Your Cat Did Not Get Used to Indoor Life

If your feline friend has spent a big part of his/her life outdoors, he/she may feel trapped in spending many hours a day locked at home. Meowing may be considered a way for your cat to express how displeased he/she is with indoor living. 

Health Conditions

Frequent mowing at night may be a sign of kidney disease or thyroid issues. You should consult a veterinarian as soon as possible to eliminate a health condition as a cause for meowing or provide proper treatment if such is present. 

How To Address This Behavior

What steps you should take to handle your kitty’s meowing at night depends on the cause for it. 

If the Cause Is a Health Condition

In this case, you should arrange a veterinarian visit immediately. If your kitty is coping with an illness, there are likely to be additional signs of that. Changes in his/her activity levels, food habits, his/her attitude towards petting and playing- if he/she starts hiding and suddenly starts responding aggressively towards your attempts to pet him/her, there might be a health problem.

It Is an Aging Symptom

Age-related health conditions may occur, that require a veterinarian check. 

If Your Cat Is in Heat

In this case, you should consider consulting your veterinarian about the advantages and disadvantages of spaying and the most suitable age for cats to go through this procedure. Female cats may need about 14 days to completely recover after the operation. Male cats usually recover quicker after neutering within a week. 

If Your Cat Needs Exercises

If your cat just can not spend his/her energy during the day, you should spend more time with him/her or find alternatives to keep him/her busy. You can participate in play sessions with your paw friend during the day or about an hour before you go to bed, to ensure that he/she has spent his/her energy. If you are unable to be a part of your feline friend’s play sessions during the day, you may need to buy toys (lasers, toys featuring feathers, bells, food puzzles...etc.), that will keep him/her engaged until you return home or finish your work.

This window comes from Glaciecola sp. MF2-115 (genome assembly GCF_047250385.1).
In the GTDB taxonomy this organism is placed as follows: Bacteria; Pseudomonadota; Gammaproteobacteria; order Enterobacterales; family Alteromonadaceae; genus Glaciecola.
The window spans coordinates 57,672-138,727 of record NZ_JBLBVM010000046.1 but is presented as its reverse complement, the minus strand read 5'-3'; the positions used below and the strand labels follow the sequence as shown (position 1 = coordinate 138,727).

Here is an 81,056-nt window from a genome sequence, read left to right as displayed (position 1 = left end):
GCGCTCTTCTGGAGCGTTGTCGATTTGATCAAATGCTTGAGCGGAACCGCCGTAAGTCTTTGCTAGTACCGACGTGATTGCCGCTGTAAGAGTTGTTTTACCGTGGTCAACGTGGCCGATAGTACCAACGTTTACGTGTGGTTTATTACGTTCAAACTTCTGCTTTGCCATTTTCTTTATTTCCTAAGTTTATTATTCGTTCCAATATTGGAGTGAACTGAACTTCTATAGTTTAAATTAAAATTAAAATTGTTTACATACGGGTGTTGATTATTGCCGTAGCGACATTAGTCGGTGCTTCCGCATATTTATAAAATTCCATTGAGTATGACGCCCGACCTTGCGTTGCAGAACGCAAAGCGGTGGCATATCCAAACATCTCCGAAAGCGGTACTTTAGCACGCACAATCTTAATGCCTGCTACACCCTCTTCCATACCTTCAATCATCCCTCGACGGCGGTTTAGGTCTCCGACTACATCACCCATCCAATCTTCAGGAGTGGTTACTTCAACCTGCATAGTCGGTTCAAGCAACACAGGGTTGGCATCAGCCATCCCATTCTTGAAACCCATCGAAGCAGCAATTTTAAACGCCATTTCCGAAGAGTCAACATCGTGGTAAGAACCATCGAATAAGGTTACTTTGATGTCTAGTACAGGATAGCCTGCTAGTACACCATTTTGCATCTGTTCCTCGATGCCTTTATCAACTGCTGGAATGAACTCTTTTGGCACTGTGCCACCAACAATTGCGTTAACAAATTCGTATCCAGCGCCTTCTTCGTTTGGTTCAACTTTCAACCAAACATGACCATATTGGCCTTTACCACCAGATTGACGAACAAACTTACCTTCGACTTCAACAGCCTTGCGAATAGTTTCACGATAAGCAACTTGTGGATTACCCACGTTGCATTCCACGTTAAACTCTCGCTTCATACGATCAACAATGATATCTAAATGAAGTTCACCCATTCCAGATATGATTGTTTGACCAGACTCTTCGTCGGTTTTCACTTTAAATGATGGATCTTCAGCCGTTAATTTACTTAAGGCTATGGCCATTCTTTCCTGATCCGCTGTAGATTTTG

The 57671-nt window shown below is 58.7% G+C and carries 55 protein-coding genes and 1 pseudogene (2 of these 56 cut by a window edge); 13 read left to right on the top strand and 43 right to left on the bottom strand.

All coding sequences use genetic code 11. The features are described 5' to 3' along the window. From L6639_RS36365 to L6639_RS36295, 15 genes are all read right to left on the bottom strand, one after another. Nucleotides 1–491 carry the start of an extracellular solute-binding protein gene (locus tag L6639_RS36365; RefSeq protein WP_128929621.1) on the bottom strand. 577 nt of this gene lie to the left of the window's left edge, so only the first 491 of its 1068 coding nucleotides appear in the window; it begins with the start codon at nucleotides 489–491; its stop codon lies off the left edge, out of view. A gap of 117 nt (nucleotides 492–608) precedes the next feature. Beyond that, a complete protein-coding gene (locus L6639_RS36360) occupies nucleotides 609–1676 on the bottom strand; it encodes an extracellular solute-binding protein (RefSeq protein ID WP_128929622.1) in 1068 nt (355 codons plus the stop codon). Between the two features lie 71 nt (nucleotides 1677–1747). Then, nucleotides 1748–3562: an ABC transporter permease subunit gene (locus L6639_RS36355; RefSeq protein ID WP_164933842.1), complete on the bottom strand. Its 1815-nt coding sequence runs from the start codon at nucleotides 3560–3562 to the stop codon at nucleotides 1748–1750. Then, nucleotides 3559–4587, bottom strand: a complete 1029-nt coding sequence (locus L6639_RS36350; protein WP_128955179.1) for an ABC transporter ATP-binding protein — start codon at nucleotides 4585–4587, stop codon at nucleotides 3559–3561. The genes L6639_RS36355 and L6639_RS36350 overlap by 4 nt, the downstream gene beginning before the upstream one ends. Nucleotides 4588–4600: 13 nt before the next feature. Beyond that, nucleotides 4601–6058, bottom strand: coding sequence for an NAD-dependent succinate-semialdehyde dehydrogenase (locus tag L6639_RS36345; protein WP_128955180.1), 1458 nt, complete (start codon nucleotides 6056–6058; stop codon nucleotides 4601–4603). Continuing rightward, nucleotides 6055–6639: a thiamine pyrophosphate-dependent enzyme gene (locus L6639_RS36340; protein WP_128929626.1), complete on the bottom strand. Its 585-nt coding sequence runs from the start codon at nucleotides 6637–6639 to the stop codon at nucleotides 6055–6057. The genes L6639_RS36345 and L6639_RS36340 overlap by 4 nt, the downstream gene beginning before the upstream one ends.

If Your Cat Is Meowing At Night For Food

If you always feed your cat when he/she starts meowing or whining, you will only encourage this behavior. A simple solution might be to buy an automatic feeder and set the timer for 12am (or the time when your cat starts meowing for food). That way you will make sure that your kitty will have a midnight meal without disrupting you. 

If Your Cat Is Seeking Attention

If your kitty just wants your attention, do not encourage him/her to keep bothering you at night. Instead, you can spend more time with him/her during the day, and purchase some interactive toys. Never forget to reward your feline friend when he/she behaves properly and remains calm to reinforce this behavior. 

If Your Cat Wants to Go Outside

If your cat can not stand being locked, you may want to consider installing a cat flap. That way he/she will be able to explore the surroundings without disrupting your sleep. In many cases after spaying/neutering, the cats’ drive to go outside drastically decreases. However, this is not always the case, and some kitties keep enjoying the outdoor life.